I am hopeful that it won’t be an issue for us. I know that my parents are eager to get vaccinated, and while I’m not sure about my wife’s parents, I think they probably will too.

I wouldn’t think of it as a cudgel, though. Just establishing rules for safety. We’re not doing inside visits with anyone until either they are vaccinated or herd immunity is reached and community spread is no longer a serious risk. If they want to wait until the latter, that’s just how it goes.

For some definitions of “unable,” yes. I mean, I have been visiting already. I do everything in my power to be safe, but it’s a risk.

That level of risk tolerance doesn’t change with vaccine availability. So the only reason for changing my own behavior is to use it as a cudgel. Which is fine by me.

My parents are masters of motivated thinking. My hope is that they’ll use this as an excuse to start ignoring the denialists. But we’ll see.

I don’t agree with this. In theory yes, an unvaccinated person poses the same risk whether they’re anti-vax or unable to get the vaccine. But an anti-vaxxer, or worse, a straight-up COVID denier is probably engaging in riskier behavior than someone who takes the pandemic seriously and is prevented from being vaccinated by forces beyond their control. So I don’t think the risk is the same.

Additionally, taking into account the choices people have available when making a risk assessment about seeing them, instead of just weighing the risks alone, is not the same as using something as a cudgel. Let’s set aside the availability of the vaccine for the moment and think about the past year, and imagine you had two dear friends or family members you wished to continue seeing in person. One of these was a healthcare or other essential worker with an unavoidably higher level of exposure. The other was able work from home, have everything delivered, and basically eliminate their exposure risk with a minimum of inconvenience, but chose to keep socializing as if nothing were happening. Those two might have the same exposure risk, but it’s not wrong to feel that it’s worth the risk to see the friend who can’t help it, and not worth the risk to see the friend who can’t be bothered to do all they can to keep you safe when you see them. That’s not using your absence as a weapon; that’s just using perfectly relevant information to decide which risks are worth taking.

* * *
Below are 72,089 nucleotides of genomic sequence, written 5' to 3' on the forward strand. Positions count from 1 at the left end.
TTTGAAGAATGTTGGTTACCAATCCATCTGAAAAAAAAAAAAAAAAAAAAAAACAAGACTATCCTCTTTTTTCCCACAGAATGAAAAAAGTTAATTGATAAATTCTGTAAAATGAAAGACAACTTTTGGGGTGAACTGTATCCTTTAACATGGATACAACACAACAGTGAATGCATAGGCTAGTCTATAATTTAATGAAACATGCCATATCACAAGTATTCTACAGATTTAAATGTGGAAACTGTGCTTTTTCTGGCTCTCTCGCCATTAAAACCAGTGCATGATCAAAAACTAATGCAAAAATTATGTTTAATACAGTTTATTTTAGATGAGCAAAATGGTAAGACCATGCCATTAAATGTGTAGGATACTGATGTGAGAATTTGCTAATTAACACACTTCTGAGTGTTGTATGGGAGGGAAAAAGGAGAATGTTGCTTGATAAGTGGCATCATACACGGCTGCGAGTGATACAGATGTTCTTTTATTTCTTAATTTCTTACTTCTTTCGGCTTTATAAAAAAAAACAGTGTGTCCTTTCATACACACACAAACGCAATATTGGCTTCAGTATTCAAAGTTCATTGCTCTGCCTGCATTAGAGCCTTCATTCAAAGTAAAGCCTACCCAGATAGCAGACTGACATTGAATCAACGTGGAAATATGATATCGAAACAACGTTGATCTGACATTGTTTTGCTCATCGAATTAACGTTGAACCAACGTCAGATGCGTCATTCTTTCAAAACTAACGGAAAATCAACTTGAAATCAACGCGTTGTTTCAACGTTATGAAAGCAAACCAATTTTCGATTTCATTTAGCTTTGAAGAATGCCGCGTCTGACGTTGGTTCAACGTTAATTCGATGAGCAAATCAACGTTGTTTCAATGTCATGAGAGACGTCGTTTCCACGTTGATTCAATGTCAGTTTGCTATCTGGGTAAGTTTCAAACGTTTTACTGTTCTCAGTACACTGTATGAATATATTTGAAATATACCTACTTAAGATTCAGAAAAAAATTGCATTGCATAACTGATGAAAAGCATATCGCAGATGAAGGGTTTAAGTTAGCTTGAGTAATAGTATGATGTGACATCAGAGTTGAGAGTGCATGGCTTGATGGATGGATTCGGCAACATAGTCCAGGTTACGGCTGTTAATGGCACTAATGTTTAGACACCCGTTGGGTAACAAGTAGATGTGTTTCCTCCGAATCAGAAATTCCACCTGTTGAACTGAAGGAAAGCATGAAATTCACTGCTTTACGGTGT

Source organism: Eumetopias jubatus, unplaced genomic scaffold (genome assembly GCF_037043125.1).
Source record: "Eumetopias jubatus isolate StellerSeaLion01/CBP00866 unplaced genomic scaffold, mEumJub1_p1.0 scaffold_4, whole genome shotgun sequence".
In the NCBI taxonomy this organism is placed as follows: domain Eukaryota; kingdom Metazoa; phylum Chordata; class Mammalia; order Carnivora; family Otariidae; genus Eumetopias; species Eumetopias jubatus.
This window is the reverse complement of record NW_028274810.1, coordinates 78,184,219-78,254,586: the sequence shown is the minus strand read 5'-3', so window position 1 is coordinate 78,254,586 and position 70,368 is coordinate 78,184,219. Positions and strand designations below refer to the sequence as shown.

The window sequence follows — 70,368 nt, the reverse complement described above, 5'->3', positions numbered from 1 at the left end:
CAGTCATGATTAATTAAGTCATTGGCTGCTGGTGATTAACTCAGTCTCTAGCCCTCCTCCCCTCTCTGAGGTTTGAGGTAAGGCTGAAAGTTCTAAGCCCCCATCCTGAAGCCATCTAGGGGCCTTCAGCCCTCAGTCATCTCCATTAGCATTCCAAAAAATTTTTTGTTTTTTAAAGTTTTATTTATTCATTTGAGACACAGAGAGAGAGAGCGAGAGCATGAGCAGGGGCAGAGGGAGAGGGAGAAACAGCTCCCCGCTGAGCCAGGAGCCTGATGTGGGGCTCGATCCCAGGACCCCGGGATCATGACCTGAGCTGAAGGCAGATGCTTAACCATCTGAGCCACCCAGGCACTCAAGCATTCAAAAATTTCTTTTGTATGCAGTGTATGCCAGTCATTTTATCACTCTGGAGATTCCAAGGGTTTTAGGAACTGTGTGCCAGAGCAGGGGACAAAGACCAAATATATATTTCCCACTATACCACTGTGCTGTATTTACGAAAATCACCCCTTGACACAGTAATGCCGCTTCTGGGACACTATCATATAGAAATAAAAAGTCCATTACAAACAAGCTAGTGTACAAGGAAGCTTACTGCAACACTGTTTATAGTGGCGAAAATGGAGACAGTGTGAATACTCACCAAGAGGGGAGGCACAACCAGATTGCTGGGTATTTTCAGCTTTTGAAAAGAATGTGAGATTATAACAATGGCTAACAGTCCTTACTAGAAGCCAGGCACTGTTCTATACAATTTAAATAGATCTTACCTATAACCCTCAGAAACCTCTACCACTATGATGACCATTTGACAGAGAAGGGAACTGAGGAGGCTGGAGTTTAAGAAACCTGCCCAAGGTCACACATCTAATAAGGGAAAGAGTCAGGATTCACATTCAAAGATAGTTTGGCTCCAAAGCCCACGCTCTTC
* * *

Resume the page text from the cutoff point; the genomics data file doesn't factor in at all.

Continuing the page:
I am not a vaccine skeptic at all, I believe that the biggest progress in medicine leading to a longer life expectancy in the last century was due to soap, antibiotics, better food and vaccines (not necessarily in that order). But I understand people who are wary of this vaccine because it has been developed so quickly. I hope they are wrong, but I can relate.
Still, as soon as I am eligible, I will take it. I hope it is a giant step towards life as used to be normal. I will ignore the risks because upon reflection the risks of not taking it seem orders of magnitude higher.
But there is nobody in my life I could cudgel, so this was not an answer to the OP. But if there was, I would. Specially if children were involved.

It sounds as though there is a clear assumption in this thread that vaccinated people are less a threat to spread the virus than unvaccinated people are. I thought that part was still not clear.

No, my prime concern is them. They’re the ones in the high risk group, and I’d rather not expose them to possible infection from me. I take all the precautions I can but there is still the risk of me having it. If they take the vaccine, the chance of me spreading it to them is lessened.

Granted, I did say “until they’re vaccinated or I am” originally. If I’m vaccinated and they’re not, and the vaccines don’t prevent virus shedding, then they’d still be vulnerable. But that’s somewhat theoretical, especially since they have access to the vaccine now and I won’t for several months.

I am assuming that. I know it hasn’t been proven, but it seems pretty likely.